American Heritage® Dictionary of the English Language, Fourth Edition
- adj. Done with or marked by full consciousness of the nature and effects; intentional: mistook the oversight for a deliberate insult.
- adj. Arising from or marked by careful consideration: a deliberate decision. See Synonyms at voluntary.
- adj. Unhurried in action, movement, or manner, as if trying to avoid error: moved at a deliberate pace. See Synonyms at slow.
- v. To think carefully and often slowly, as about a choice to be made.
- v. To consult with another or others in a process of reaching a decision.
- v. To consider (a matter) carefully and often slowly, as by weighing alternatives.
Century Dictionary and Cyclopedia
- To weigh in the mind; weigh the arguments or considerations for and against; think or reflect upon; consider.
- To think carefully or attentively; consider and examine the reasons for and against a proposition; estimate the weight or force of arguments, or the probable consequences of an action, in order to a choice or decision; reflect carefully upon what is to be done; consider.
- More loosely, to pause and consider; stop to reflect.
- Synonyms To ponder, cogitate, reflect, debate, think, meditate, ruminate, muse.
- Weighing facts and arguments with a view to a choice or decision; carefully considering the probable consequences of an action; circumspect; careful and slow in deciding: applied to persons.
- Formed or done with careful consideration and full intention; well weighed or considered; not sudden or rash: applied to thoughts or acts: as, a deliberate opinion; a deliberate purpose; a deliberate falsehood.
- Characterized by slowness in decision or action; slow.
- Synonyms and Cautious, cool, wary, careful, thoughtful.
- adj. Done on purpose; intentional.
- adj. Of a person, weighing facts and arguments with a view to a choice or decision; carefully considering the probable consequences of a step; circumspect; slow in determining.
- adj. Formed with deliberation; well-advised; carefully considered; not sudden or rash.
- adj. Not hasty or sudden; slow.
- v. To consider carefully.
GNU Webster's 1913
- adj. Weighing facts and arguments with a view to a choice or decision; carefully considering the probable consequences of a step; circumspect; slow in determining; -- applied to persons.
- adj. Formed with deliberation; well-advised; carefully considered; not sudden or rash
- adj. Not hasty or sudden; slow.
- adj. having awareness of the likely consequences; intentional.
- v. To weigh in the mind; to consider the reasons for and against; to consider maturely; to reflect upon; to ponder.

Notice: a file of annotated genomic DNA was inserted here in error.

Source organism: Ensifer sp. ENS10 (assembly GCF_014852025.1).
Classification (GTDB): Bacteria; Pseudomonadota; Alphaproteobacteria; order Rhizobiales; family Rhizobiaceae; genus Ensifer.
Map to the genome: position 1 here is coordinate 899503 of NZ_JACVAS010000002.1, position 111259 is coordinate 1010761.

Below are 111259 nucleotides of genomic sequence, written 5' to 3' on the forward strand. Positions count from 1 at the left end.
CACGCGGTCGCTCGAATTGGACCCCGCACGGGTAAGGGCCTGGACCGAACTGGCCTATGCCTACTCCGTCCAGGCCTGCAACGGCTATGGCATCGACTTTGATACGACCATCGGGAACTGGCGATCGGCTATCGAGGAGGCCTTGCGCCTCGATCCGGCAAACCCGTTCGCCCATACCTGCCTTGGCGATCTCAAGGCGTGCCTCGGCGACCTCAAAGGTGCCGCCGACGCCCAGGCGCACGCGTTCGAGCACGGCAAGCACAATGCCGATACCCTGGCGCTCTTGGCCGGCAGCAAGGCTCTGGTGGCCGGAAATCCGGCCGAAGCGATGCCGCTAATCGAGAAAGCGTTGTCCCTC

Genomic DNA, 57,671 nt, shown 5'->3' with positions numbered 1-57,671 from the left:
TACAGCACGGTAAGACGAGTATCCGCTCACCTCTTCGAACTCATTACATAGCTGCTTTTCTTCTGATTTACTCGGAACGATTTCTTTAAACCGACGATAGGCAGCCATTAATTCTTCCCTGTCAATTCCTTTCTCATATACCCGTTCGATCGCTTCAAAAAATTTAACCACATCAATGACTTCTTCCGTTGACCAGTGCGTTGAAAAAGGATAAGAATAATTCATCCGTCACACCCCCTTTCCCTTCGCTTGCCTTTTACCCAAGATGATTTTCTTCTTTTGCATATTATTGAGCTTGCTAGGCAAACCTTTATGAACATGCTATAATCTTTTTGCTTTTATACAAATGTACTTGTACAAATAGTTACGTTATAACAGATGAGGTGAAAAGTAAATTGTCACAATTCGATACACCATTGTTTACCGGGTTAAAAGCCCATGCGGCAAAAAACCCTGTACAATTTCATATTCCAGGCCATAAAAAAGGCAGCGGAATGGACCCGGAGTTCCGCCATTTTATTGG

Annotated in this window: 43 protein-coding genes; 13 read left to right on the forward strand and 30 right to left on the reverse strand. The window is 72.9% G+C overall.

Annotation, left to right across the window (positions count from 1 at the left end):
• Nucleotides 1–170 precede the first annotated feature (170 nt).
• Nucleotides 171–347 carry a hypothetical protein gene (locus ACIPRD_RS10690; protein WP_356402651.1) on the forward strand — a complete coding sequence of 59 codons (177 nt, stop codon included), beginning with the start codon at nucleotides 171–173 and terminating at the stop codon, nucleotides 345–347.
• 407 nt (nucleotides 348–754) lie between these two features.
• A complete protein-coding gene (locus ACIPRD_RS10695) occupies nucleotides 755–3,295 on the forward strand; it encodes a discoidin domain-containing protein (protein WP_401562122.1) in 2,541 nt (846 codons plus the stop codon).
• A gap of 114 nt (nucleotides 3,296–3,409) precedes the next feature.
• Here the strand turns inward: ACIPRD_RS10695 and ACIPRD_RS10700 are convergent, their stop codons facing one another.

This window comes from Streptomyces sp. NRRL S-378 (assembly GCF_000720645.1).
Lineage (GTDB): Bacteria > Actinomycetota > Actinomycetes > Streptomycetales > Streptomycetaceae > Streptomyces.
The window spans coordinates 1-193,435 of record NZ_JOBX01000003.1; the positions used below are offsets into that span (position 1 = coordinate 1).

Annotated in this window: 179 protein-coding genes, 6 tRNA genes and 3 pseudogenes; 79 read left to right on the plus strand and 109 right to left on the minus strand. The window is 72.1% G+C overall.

- v. To take counsel with one's self; to weigh the arguments for and against a proposed course of action; to reflect; to consider; to hesitate in deciding; -- sometimes with
on, upon, about, concerning.
- v. think about carefully; weigh.
- v. discuss the pros and cons of an issue
- adj. carefully thought out in advance
- adj. unhurried and with care and dignity
- From Latin deliberatus, past participle of delibero ("I consider, weigh well"), from de + *libero, libro ("I weigh"), from *libera, libra ("a balance"); see librate. (Wiktionary)
- Latin dēlīberātus, past participle of dēlīberāre, to consider, weigh : dē-, de- + lībrāre, to balance (from lībra, a balance, scales). (American Heritage® Dictionary of the English Language, Fourth Edition)
“After what she calls a deliberate campaign to keep her from meeting performance targets â including by giving her an out-of-the-way desk where customers couldn't find her â she was fired in August, according to her complaints.”
“LEHRER: Well, in my book I profiled some pilots and talk about how pilots learn to practice what they call deliberate calm, and the other thing that gets back to why they practice in flight simulators.”
“In my not-so-humble opinion, there are a number of distinct examples of that sort of thing, but one of the most annoying is what I call the deliberate misunderstanding of your point.”
“She's accusing the Bush administration of what she calls deliberate neglect.”
“Du Toit, who has been in jail since April 2002, told the judge he would not have a fair trial because of what he termed the deliberate delay tactics used by the prosecution.”
“The report also notes what it calls deliberate and continuous absenteeism "perpetrated in order to engage in remunerative work outside the public service".”
“Stofile said he had been shocked to learn of Tanana's remarks and would seek legal opinion on what he called deliberate slander.”
“Prime Minister Ahmed Abdou, in a radio address Thursday, blamed what he called deliberate "destabilization" on "elements opposed to the regime.”
“Africa's development, and he condemned what he described as a deliberate campaign by the West to destroy Nigeria.”
“NATIONS Secretary-General Boutros Boutros-Ghali, in an angry statement, condemned what he called a deliberate and heinous attack by Bosnian Serbs on French U.N. troops in Sarajevo and demanded an immediate halt to such actions.”
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